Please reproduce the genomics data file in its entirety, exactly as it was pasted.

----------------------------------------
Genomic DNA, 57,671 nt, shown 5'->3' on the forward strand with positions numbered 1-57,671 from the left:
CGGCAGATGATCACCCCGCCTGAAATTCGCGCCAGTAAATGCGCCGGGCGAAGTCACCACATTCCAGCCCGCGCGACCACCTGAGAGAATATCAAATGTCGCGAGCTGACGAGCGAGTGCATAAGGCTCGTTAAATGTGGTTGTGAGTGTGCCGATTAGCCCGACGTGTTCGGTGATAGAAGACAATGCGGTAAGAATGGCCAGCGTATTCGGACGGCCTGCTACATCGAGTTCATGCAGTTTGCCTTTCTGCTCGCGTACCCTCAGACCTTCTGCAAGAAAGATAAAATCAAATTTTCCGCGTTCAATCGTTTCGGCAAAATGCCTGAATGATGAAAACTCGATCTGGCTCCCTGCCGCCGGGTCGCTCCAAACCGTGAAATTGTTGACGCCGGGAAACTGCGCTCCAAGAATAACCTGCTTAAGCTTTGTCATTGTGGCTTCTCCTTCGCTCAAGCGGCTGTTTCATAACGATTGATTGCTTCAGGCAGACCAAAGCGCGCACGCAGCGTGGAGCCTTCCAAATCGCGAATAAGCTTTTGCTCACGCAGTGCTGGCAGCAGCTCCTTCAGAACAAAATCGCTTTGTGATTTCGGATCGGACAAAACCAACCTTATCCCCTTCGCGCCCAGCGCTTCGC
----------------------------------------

Genomic DNA, 57,671 nt, shown 5'->3' on the forward strand with positions numbered 1-57,671 from the left:
CGGCAGATGATCACCCCGCCTGAAATTCGCGCCAGTAAATGCGCCGGGCGAAGTCACCACATTCCAGCCCGCGCGACCACCTGAGAGAATATCAAATGTCGCGAGCTGACGAGCGAGTGCATAAGGCTCGTTAAATGTGGTTGTGAGTGTGCCGATTAGCCCGACGTGTTCGGTGATAGAAGACAATGCGGTAAGAATGGCCAGCGTATTCGGACGGCCTGCTACATCGAGTTCATGCAGTTTGCCTTTCTGCTCGCGTACCCTCAGACCTTCTGCAAGAAAGATAAAATCAAATTTTCCGCGTTCAATCGTTTCGGCAAAATGCCTGAATGATGAAAACTCGATCTGGCTCCCTGCCGCCGGGTCGCTCCAAACCGTGAAATTGTTGACGCCGGGAAACTGCGCTCCAAGAATAACCTGCTTAAGCTTTGTCATTGTGGCTTCTCCTTCGCTCAAGCGGCTGTTTCATAACGATTGATTGCTTCAGGCAGACCAAAGCGCGCACGCAGCGTGGAGCCTTCCAAATCGCGAATAAGCTTTTGCTCACGCAGTGCTGGCAGCAGCTCCTTCAGAACAAAATCGCTTTGTGATTTCGGATCGGACAAAACCAACCTTATCCCCTTCGCGCCCAGCGCTTCGC